Clearly the sides of a Pythagorean triangle form a Pythagorean triple. Inspecting the first 10 primitive Pythagorean triples, we find that the Pythagorean triangles with triples (12, 35, 37) and (20, 21, 29) have equal area 210 = 12*35/2 = 20*21/2.
We use the following procedure to search for other pairs of Pythagorean triples, not necessarily primitive ones, associated with Pythagorean triangles having the same area.
Let (a, b, c) and (x, y, z) be two different primitive Pythagorean triples with g = gcd(ab, xy). If ab/g and xy/g are both squares, say h^2 and k^2, respectively, then the Pythagorean triangles with triples (ka, kb, kc) and (hx, hy, hz) have equal area, for (ka)(kb)/2 = (h^2)(k^2)g/2 = (hx)(hy)/2. Applying this procedure on every pairs of the first 16 primitive Pythagorean triples, we find another pair of triples: (2*11, 2*60, 2*61) = (22, 120, 122) and (48, 55, 73).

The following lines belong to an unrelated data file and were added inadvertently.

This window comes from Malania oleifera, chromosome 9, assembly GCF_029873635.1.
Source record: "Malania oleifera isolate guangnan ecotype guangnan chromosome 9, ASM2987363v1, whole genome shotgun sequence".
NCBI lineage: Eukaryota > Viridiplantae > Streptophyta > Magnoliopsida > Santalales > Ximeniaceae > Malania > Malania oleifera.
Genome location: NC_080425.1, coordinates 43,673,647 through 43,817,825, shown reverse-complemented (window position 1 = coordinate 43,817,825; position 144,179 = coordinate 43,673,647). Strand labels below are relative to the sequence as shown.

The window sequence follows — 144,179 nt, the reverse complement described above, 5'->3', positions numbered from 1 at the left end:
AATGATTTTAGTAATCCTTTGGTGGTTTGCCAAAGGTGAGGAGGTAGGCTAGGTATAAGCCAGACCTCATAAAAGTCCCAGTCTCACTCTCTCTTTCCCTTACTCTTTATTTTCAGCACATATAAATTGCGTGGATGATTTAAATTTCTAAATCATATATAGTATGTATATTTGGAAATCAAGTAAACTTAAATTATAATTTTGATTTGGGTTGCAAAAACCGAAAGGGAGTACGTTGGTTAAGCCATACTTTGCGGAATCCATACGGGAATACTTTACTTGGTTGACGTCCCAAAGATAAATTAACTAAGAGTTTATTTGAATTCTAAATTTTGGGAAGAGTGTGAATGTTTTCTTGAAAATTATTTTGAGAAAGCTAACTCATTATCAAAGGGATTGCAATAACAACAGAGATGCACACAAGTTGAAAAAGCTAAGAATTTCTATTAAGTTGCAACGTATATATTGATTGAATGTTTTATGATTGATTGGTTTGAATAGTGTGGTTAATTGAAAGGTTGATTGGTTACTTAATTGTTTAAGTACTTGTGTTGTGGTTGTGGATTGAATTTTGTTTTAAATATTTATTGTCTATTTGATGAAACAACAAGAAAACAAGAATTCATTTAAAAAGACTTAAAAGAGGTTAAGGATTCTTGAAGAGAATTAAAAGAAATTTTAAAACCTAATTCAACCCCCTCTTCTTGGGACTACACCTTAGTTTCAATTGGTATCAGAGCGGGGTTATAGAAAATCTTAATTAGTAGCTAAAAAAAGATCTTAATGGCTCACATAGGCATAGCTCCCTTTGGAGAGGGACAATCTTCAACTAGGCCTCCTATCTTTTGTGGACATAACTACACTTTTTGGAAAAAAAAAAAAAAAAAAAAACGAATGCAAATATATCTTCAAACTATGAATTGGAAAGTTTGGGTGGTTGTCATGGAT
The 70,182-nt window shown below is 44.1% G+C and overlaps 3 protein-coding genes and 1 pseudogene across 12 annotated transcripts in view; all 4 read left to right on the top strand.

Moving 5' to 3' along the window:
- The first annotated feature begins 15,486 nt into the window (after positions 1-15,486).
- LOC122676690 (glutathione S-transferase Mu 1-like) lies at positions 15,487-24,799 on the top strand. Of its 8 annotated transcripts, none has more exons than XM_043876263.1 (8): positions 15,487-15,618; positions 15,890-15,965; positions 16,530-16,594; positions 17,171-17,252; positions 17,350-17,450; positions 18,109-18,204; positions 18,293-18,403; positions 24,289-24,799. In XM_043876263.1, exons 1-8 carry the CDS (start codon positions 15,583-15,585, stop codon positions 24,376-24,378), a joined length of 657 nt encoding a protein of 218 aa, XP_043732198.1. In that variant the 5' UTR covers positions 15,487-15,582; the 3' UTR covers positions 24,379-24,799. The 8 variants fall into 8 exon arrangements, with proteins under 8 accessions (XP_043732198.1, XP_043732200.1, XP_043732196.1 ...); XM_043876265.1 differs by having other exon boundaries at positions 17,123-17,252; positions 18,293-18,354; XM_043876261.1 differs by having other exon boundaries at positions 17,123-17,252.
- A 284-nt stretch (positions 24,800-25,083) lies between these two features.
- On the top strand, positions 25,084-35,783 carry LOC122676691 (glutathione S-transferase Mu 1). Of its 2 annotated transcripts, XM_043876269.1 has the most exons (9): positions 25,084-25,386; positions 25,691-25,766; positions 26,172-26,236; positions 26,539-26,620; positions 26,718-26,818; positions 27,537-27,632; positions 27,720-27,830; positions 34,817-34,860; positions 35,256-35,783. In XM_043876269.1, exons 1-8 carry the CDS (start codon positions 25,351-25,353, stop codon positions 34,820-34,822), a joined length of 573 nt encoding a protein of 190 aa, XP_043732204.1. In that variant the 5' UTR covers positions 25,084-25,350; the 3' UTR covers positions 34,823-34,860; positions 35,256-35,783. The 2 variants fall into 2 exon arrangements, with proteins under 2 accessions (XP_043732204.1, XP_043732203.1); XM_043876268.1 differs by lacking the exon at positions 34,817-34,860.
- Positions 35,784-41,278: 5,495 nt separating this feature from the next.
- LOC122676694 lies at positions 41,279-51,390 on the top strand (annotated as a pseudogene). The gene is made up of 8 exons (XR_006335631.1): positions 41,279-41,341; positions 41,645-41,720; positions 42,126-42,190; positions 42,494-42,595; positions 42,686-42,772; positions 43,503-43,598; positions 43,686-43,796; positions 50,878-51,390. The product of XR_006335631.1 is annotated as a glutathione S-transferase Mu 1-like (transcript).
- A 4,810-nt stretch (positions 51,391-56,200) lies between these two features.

The two pairs of Pythagorean triangles found above are the ones with the two smallest area.